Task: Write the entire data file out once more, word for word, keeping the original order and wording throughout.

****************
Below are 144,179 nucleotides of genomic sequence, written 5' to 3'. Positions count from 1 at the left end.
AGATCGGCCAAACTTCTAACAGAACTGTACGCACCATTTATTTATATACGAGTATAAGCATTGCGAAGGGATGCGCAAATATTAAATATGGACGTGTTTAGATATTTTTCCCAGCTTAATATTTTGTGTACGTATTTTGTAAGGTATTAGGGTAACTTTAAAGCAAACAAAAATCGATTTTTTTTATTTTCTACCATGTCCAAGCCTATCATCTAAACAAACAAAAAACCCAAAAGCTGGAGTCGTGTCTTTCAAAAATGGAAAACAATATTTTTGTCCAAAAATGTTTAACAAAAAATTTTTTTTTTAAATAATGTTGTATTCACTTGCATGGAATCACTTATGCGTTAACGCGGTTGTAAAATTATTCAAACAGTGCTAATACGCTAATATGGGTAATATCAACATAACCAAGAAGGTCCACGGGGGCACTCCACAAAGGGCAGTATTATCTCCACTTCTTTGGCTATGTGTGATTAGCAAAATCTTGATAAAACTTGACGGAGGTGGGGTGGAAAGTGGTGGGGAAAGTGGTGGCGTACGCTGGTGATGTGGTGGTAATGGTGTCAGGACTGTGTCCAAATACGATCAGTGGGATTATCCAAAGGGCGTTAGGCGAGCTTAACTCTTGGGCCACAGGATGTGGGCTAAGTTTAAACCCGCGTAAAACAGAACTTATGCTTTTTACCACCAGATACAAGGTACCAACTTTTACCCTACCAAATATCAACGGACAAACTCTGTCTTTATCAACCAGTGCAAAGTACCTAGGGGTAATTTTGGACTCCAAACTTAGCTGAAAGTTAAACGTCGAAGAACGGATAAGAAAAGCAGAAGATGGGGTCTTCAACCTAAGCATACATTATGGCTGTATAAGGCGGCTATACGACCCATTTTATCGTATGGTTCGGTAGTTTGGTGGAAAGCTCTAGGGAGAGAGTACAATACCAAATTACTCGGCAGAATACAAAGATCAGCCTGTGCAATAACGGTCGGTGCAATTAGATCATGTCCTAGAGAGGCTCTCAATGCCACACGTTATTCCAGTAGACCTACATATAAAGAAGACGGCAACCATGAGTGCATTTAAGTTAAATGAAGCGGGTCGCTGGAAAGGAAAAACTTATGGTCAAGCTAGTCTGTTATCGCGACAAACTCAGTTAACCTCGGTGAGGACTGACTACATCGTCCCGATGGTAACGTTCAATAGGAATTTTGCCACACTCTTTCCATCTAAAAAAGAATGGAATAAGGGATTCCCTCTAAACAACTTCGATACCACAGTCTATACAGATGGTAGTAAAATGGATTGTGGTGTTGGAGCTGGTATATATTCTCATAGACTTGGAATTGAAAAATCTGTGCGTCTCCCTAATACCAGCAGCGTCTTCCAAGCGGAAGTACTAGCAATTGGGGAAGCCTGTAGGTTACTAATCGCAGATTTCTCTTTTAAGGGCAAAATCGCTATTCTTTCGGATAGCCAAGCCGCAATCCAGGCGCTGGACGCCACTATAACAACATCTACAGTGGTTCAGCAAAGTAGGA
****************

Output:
Below are 144,179 nucleotides of genomic sequence, written 5' to 3'. Positions count from 1 at the left end.
AGATCGGCCAAACTTCTAACAGAACTGTACGCACCATTTATTTATATACGAGTATAAGCATTGCGAAGGGATGCGCAAATATTAAATATGGACGTGTTTAGATATTTTTCCCAGCTTAATATTTTGTGTACGTATTTTGTAAGGTATTAGGGTAACTTTAAAGCAAACAAAAATCGATTTTTTTTATTTTCTACCATGTCCAAGCCTATCATCTAAACAAACAAAAAACCCAAAAGCTGGAGTCGTGTCTTTCAAAAATGGAAAACAATATTTTTGTCCAAAAATGTTTAACAAAAAATTTTTTTTTTAAATAATGTTGTATTCACTTGCATGGAATCACTTATGCGTTAACGCGGTTGTAAAATTATTCAAACAGTGCTAATACGCTAATATGGGTAATATCAACATAACCAAGAAGGTCCACGGGGGCACTCCACAAAGGGCAGTATTATCTCCACTTCTTTGGCTATGTGTGATTAGCAAAATCTTGATAAAACTTGACGGAGGTGGGGTGGAAAGTGGTGGGGAAAGTGGTGGCGTACGCTGGTGATGTGGTGGTAATGGTGTCAGGACTGTGTCCAAATACGATCAGTGGGATTATCCAAAGGGCGTTAGGCGAGCTTAACTCTTGGGCCACAGGATGTGGGCTAAGTTTAAACCCGCGTAAAACAGAACTTATGCTTTTTACCACCAGATACAAGGTACCAACTTTTACCCTACCAAATATCAACGGACAAACTCTGTCTTTATCAACCAGTGCAAAGTACCTAGGGGTAATTTTGGACTCCAAACTTAGCTGAAAGTTAAACGTCGAAGAACGGATAAGAAAAGCAGAAGATGGGGTCTTCAACCTAAGCATACATTATGGCTGTATAAGGCGGCTATACGACCCATTTTATCGTATGGTTCGGTAGTTTGGTGGAAAGCTCTAGGGAGAGAGTACAATACCAAATTACTCGGCAGAATACAAAGATCAGCCTGTGCAATAACGGTCGGTGCAATTAGATCATGTCCTAGAGAGGCTCTCAATGCCACACGTTATTCCAGTAGACCTACATATAAAGAAGACGGCAACCATGAGTGCATTTAAGTTAAATGAAGCGGGTCGCTGGAAAGGAAAAACTTATGGTCAAGCTAGTCTGTTATCGCGACAAACTCAGTTAACCTCGGTGAGGACTGACTACATCGTCCCGATGGTAACGTTCAATAGGAATTTTGCCACACTCTTTCCATCTAAAAAAGAATGGAATAAGGGATTCCCTCTAAACAACTTCGATACCACAGTCTATACAGATGGTAGTAAAATGGATTGTGGTGTTGGAGCTGGTATATATTCTCATAGACTTGGAATTGAAAAATCTGTGCGTCTCCCTAATACCAGCAGCGTCTTCCAAGCGGAAGTACTAGCAATTGGGGAAGCCTGTAGGTTACTAATCGCAGATTTCTCTTTTAAGGGCAAAATCGCTATTCTTTCGGATAGCCAAGCCGCAATCCAGGCGCTGGACGCCACTATAACAACATCTACAGTGGTTCAGCAAAGTAGGA